Rebecca Gomm is a Chartered Psychologist and lecturer on the MSc Forensic Psychology programme, within the school of Science and Technology. Rebecca has held visiting positions, lecturing and delivering teaching in Forensic Psychology, at the London Metropolitan University and also at City, University of London, within Criminology and Criminal Justice. Rebecca was awarded a PhD in 2016 from Durham University, which explored the perspectives of women with past experiences of violence and abuse who had offended. The focus upon the perspectives of women enabled an understanding of how women adapt within contexts of violence and abuse and the complexity of the process. The work also explored how women ‘made sense’ of approaches and interventions which had supported them and the building of resilience.
Rebecca has delivered workshops and training to various professionals. This has included workshop delivery with a network of prison-based counsellors and also training delivered with community based practitioners, working with women who had offended. Prior to this, Rebecca has undertaken research and evaluation related to offending and also drug and alcohol use, which has been used to inform the commissioning of services and interventions. Rebecca is a committee member of the Community Psychology section and a Commissioning Editor for the Psychology of Women Section Review, for the British Psychological Society
Dr Gomm is co-convenor of one module at Postgraduate level: Psychology of Investigation and Criminal Justice for the academic year 2017-18. Rebecca also contributes to two other postgraduate modules, both of which are also core to the MSc in Forensic Psychology: Victims, Offenders and Communities and Assessment, Intervention and Professional Practice.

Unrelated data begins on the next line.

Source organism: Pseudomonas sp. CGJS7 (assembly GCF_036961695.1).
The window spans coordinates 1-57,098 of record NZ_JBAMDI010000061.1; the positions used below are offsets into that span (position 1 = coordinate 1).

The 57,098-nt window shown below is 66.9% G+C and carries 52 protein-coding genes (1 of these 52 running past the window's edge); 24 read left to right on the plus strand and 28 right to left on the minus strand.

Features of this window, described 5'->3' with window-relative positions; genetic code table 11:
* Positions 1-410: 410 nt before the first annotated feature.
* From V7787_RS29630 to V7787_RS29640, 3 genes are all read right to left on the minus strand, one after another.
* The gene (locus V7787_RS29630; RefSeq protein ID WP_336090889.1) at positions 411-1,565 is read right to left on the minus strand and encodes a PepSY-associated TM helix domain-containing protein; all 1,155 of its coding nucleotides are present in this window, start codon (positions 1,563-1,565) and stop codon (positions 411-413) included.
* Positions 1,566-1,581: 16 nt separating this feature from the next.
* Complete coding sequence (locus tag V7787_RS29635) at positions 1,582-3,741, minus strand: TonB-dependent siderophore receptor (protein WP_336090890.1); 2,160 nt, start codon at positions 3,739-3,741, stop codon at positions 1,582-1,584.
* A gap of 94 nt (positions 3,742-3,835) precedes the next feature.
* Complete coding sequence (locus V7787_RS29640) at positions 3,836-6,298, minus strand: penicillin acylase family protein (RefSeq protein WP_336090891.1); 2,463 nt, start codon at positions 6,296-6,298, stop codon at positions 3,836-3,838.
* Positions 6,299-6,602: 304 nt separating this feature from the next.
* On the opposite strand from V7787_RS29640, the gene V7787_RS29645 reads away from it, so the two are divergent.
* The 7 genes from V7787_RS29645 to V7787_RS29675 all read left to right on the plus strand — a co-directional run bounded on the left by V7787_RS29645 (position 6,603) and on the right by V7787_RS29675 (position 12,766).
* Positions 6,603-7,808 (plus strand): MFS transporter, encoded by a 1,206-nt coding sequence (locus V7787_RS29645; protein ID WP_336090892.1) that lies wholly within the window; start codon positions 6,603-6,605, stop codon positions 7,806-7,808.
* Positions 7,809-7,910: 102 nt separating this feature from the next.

Dr Gomm’s broad research interests include the development of policy and practice, in relation to vulnerability and mental health support needs within the Criminal Justice System. This relates particularly to the gendered nature of offending, within the context of violence and abuse. One of the areas which Rebecca is currently interested in exploring relates to how criminal justice practice can be modelled to account for trauma, from the point of initial engagement with the police, throughout the criminal justice process. Rebecca is interested in the development of practice and policy which is positioned at the interface between criminal justice and behavioural health, within contexts of trauma. Further academic interests span human rights issues in relation to the specific needs of vulnerable groups and applying scrutiny to ethical frameworks within the current criminal justice landscape.
I have a commitment towards attracting research and knowledge transfer funding. I have advised and been consulted by Clinks (an agency which advises the voluntary sector on offence related policy and practice) concerning funding. The work related to the development of a toolkit for evidencing outcomes for working with offenders, in relation to commissioning (knowledge transfer). Additionally, I have put forward ideas for exploring research opportunities in relation to supporting trauma informed work with women offenders and also, developing key priority areas for developing service delivery.